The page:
SAN FRANCISCO — Laotian Americans from across the country will converge and celebrate the year 2555, year of the Naga or Dragon at the 4th Annual International Lao New Year Festival with a one day-long event on Saturday April 28.
The event will be held from 10 a.m. to 5 p.m. at the United Nations Plaza and an evening gala dinner, and entertainment from 7 p.m. to 1 a.m. at One Ferry Plaza in San Francisco. Hosted by the Center for Lao Studies and the Laotian American National Alliance, the ILNYF is considered as one of the largest Southeast Asian cultural festivals and is expected to draw over 15,000 people worldwide.
The festival highlights include a grand Buddhist blessing with monks from Northern California temples or wats, a multi-cultural unity parade, live cultural performances and concert throughout the day. A main stage promises a potpourri of modern and traditional acts to engage and entertain all ages and generations.
Lao American pop singers as well as cultural performers and artists will grace the plaza stage alongside traditional and culturally esoteric yet important dances and performances from various Lao and other Southeast Asian ethnic groups. Cultural activities such as the Lao green papaya salad or tam makk huung making contest and film screenings at the Koret Auditorium in San Francisco’s Main Library are expected to bring back loyal fans and draw in new enthusiasts.
One of the biggest festival highlights this year will be a Live Professional Muay Thai Championship (or Muay Lao as it is known in Laos) Tournament by World Muay Thai Team USA, featuring Ky Hollenbeck and Mariam Nakamoto.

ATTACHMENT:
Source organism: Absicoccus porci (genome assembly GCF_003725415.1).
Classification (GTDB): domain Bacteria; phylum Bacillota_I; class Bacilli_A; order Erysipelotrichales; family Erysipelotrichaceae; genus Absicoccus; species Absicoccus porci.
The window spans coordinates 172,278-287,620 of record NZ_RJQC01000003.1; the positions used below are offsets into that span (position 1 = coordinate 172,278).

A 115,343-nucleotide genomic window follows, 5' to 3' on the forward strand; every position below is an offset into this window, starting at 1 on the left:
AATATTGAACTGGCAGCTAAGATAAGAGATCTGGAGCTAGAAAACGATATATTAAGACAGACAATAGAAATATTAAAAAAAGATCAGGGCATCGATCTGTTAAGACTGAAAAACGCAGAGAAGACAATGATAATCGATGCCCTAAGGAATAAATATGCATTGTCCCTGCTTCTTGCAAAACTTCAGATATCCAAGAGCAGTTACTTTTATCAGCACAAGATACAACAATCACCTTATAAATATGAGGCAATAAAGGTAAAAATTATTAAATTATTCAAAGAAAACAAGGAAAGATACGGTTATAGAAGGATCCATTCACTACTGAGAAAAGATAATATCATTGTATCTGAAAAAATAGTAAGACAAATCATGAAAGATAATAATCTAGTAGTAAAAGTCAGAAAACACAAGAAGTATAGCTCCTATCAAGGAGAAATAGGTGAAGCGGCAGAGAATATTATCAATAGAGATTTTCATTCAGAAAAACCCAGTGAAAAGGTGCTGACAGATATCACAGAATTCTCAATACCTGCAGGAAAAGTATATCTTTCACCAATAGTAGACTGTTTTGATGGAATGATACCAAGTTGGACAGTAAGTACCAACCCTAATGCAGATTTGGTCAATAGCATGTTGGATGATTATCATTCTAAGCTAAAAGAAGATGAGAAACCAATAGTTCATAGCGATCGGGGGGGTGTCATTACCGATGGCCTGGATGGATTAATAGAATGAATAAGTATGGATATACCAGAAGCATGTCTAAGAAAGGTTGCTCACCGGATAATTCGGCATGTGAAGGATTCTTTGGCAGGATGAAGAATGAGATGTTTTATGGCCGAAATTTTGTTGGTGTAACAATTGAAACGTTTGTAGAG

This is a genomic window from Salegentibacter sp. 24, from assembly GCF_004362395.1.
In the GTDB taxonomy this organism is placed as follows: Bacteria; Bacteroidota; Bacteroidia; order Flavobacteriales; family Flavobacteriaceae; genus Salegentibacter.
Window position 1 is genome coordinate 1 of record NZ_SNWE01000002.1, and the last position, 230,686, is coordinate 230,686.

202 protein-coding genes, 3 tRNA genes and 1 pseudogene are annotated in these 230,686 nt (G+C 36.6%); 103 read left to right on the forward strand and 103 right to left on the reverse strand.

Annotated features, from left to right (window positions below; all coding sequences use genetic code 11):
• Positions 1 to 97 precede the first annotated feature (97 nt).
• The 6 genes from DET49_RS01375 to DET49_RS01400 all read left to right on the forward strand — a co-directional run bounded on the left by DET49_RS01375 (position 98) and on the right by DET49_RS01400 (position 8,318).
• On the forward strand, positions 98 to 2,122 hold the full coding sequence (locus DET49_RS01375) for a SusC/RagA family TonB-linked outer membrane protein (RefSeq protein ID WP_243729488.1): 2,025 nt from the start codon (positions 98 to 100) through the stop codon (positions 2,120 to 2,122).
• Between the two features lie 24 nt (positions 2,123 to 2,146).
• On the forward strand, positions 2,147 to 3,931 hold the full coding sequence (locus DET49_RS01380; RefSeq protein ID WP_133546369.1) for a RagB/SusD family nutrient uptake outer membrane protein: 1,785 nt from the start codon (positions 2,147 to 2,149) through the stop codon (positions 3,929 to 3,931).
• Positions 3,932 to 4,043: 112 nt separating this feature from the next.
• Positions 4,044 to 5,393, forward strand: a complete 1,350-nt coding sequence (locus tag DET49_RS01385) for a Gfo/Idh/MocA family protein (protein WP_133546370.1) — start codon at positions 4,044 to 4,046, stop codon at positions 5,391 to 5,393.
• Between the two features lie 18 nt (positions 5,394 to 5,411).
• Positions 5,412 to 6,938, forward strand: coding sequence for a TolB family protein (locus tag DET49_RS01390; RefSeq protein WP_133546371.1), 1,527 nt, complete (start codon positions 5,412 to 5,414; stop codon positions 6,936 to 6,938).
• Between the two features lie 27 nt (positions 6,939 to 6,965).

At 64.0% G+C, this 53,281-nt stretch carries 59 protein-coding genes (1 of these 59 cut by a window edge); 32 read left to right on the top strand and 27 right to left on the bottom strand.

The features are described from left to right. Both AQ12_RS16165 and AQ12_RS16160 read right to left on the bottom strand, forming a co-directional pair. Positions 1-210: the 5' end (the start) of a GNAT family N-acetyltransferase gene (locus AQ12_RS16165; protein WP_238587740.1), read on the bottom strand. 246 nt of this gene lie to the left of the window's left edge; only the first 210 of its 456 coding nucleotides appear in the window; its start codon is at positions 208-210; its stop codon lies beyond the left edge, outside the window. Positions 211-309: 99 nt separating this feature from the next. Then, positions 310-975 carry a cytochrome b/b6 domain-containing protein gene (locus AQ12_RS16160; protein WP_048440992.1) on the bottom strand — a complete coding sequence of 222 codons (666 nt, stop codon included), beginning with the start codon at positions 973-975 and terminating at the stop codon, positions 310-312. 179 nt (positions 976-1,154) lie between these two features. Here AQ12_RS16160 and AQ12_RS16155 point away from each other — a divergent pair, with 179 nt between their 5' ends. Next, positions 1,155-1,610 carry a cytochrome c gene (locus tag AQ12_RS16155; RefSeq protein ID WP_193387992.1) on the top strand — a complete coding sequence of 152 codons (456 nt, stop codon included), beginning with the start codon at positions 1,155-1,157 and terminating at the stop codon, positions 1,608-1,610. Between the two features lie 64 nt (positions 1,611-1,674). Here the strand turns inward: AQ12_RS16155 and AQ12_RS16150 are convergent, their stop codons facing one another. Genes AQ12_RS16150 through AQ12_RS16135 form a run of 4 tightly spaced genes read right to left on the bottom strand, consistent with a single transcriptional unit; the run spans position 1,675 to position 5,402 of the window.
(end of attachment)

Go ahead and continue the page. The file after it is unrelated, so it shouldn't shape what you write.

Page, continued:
“Boxing is strictly confined to the use of the hands; Muay Thai is sometimes referred to as ‘the science of eight limbs’ because of the use of the hands, as well as the shins, elbows and knees. While the limbs are primarily used, Muay Thai also uses a clinch when many of the kneeing techniques are implemented,” said Kru Sam Phimsoutham, chief instructor and owner of World Team USA gym.
The Lao people celebrate their New Year, Pii May (pronounced Pii-My) or Songkan Festival according to the Theravada Buddhist calendar, around April 13th, 14th or 15th. Lao people around the world, along with the Burmese, Khmer, Thai, Sri Lankan, and Tai Lue (Dai) of Sipsongpanna in southern Yunnan Province of China consider this occasion to be the most important and biggest traditional festival in the country. Traditionally, it is seen as a day of rebirth, purification and a joyous time for families with well wishes for the upcoming year.
“The Festival is an opportunity for Laotians of all generations to not only learn, but actively participate in the traditions of their heritage,” said Dr. Phoumy Sayavong of the Center for Lao Studies, who is one of the festival’s co-organizers. “The festival also represents the coming together of an emerging Lao American community to celebrate an ancestral heritage and to allow us to open our world to a broader general audience.”
“It is an opportunity to unite the people from Laos worldwide to celebrate pride in our ancestral heritage, to showcase the best of Lao arts and cultures through collaboration, and to educate the general public about the plight of Lao and Laotian American experience in the United States,” explained Sourichanh (Sirch) Chanthyasack, co-organizers and CEO of the Laotian American National Alliance. www.laonewyear.com